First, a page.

• Laura Austin

Piercing North Korea’s totalitarian fog

Ever since the year 1949, when all parties and mass organizations merged into the Democratic Front of the Reunification of the Fatherland, many have argued that the political system in North Korea can be defined as totalitarian. In this article the political system of North Korea will be analyzed through the lens of totalitarianism as it was created by German born American political theorist Hannah Arendt.

Obedience and loyalty through ideological indoctrination

The political system in North Korea is called a Suryong system (which means leader) that began with the ruling of Kim Il-Sung at the center of political power in 1948. The purpose of the Suryong is to maintain political rule through complete control over the population. The Suryong can do this, because the decisions the Suryong makes and execution of policies that were created by the Suryong are by definition never wrong (Sakai, 2013). Furthermore, the political system is based on the Juche ideology. This Juche ideology holds that human beings are social animals capable of being independent and creative. However, only through proper social action can people express these capabilities and only through unconditional and complete obedience to the Suryong can this expression occur. Moreover, this ideology states that the ultimate goal of every individual should be to become a socio-political organism. Again, this goal can only be achieved by complete obedience to the Suryong (Sakai, 2013).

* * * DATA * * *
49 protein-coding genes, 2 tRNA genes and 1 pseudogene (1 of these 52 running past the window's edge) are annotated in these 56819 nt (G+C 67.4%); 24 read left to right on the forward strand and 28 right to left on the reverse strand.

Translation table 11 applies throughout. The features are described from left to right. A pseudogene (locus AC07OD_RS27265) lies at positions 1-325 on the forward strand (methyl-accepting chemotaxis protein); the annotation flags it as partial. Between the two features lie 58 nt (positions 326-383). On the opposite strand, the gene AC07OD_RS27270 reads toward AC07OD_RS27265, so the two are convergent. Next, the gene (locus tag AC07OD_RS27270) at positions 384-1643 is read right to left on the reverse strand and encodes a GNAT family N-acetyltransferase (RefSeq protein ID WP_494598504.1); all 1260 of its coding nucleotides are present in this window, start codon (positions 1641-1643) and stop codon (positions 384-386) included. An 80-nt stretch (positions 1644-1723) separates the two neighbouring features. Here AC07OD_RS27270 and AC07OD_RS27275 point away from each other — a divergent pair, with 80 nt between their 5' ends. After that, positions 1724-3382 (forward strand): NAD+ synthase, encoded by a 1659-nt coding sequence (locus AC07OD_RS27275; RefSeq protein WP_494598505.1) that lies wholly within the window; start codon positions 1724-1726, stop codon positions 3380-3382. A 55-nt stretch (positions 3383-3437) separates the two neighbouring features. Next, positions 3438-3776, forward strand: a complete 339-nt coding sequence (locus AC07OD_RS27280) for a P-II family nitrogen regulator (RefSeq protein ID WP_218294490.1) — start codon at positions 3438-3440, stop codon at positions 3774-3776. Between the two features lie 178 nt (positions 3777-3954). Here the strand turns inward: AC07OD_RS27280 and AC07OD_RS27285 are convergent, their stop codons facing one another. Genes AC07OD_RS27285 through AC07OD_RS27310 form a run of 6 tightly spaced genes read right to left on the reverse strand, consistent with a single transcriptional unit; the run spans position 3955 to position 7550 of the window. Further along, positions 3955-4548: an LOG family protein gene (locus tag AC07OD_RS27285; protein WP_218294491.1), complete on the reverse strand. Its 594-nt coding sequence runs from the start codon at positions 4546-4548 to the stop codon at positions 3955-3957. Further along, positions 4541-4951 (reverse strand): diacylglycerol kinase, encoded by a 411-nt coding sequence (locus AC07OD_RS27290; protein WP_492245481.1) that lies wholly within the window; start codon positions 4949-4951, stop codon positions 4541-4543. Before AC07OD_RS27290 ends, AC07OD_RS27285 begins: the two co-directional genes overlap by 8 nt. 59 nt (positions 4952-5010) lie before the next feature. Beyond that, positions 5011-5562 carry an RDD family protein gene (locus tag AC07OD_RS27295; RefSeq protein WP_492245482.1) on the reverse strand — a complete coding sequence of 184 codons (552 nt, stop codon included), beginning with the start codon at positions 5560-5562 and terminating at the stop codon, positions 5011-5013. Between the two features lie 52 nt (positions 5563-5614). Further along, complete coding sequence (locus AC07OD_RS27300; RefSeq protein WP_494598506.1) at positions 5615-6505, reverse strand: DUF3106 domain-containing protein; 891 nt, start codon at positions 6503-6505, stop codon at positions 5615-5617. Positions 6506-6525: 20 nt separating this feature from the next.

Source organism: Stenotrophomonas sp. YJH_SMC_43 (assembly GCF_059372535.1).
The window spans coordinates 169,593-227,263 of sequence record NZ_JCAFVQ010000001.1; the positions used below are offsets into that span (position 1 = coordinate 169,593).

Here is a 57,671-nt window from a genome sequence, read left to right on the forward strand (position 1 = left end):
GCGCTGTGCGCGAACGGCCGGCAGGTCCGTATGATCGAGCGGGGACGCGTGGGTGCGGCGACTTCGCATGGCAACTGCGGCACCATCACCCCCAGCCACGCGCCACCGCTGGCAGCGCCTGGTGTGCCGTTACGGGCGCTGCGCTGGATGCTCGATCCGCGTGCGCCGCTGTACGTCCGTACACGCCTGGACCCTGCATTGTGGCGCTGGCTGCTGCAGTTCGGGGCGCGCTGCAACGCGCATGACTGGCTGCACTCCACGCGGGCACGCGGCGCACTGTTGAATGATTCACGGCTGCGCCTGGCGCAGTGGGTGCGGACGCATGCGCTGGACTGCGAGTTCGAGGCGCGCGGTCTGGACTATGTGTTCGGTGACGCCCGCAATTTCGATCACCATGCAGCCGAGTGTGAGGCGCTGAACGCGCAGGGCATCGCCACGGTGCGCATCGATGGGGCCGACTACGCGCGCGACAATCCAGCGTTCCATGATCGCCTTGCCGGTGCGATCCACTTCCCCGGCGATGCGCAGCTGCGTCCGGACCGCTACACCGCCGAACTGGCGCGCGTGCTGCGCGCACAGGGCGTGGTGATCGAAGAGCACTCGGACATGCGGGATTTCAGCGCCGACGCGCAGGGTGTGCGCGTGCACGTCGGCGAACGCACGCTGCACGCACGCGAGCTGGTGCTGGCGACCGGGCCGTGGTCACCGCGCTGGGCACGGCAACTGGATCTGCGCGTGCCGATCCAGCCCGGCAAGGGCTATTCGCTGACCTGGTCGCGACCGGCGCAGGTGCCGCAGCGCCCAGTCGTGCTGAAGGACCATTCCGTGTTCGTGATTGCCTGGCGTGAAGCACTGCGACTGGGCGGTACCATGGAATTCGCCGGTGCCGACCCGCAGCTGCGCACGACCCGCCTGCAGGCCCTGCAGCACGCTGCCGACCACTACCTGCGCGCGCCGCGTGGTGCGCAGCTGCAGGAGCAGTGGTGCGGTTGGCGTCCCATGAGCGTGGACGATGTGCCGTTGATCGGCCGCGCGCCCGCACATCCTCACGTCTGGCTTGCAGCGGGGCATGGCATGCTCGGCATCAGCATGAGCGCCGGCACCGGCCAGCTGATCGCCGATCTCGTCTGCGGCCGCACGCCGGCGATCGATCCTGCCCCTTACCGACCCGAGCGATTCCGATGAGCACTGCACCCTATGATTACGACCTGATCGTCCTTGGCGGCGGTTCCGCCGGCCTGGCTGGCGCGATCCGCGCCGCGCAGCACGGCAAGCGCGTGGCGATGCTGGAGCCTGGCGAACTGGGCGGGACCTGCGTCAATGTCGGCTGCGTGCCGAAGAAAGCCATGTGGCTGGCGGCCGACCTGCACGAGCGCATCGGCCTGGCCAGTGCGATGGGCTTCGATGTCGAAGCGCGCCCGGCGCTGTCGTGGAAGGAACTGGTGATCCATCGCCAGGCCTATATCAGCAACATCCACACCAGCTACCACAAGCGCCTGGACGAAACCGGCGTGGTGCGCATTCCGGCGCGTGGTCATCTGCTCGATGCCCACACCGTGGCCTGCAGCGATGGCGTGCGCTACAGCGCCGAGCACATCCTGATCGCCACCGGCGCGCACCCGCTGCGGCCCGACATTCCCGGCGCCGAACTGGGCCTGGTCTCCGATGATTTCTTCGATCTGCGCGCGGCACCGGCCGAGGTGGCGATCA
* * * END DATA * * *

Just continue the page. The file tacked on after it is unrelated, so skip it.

Already, there is a clear link to how Hannah Arendt has defined totalitarianism many years ago. In one of her most famous works “The origins of totalitarianism” (Arendt, 1958), she writes that totalitarianism starts as a mass political movement that eventually brings terror to the place of origin and tries to create universal laws of nature and/or history by creating an ideology that all people of the population follow and adhere to. These laws are presented as consistent universal patterns of some kind of almighty logic that is at the root of every occurrence. These laws formed by the singular ideology are so different from any other law, pattern of explanation that trying to make sense of them is almost impossible, which leads to the people that are being subjugated by this ideology not being able to make any sort of judgement about them. She therefore argued that totalitarianism would be able to enforce its terror wherever there is mass political organization by isolated individuals who have unconditional and unrestricted loyalty to the ideology (Arendt, 1958).

It is therefore through the Juche ideology and enforced obedience of the population to the Suryong, that the first connection to totalitarianism can be made.

Complete control

Complete control of the population in North Korea is still apparent today. Be it through the latest Suryong Kim Jong-Un or because most of the people who live in North Korea are part of an organization and is through organizations and institutions like education and occupation that the North Korean Workers’ Party can indoctrinate, educate and mobilize people on the basis of the Juche ideology. This party formulates the private and public life of its subjects on top of overseeing certain organs of the state (Sakai, 2013).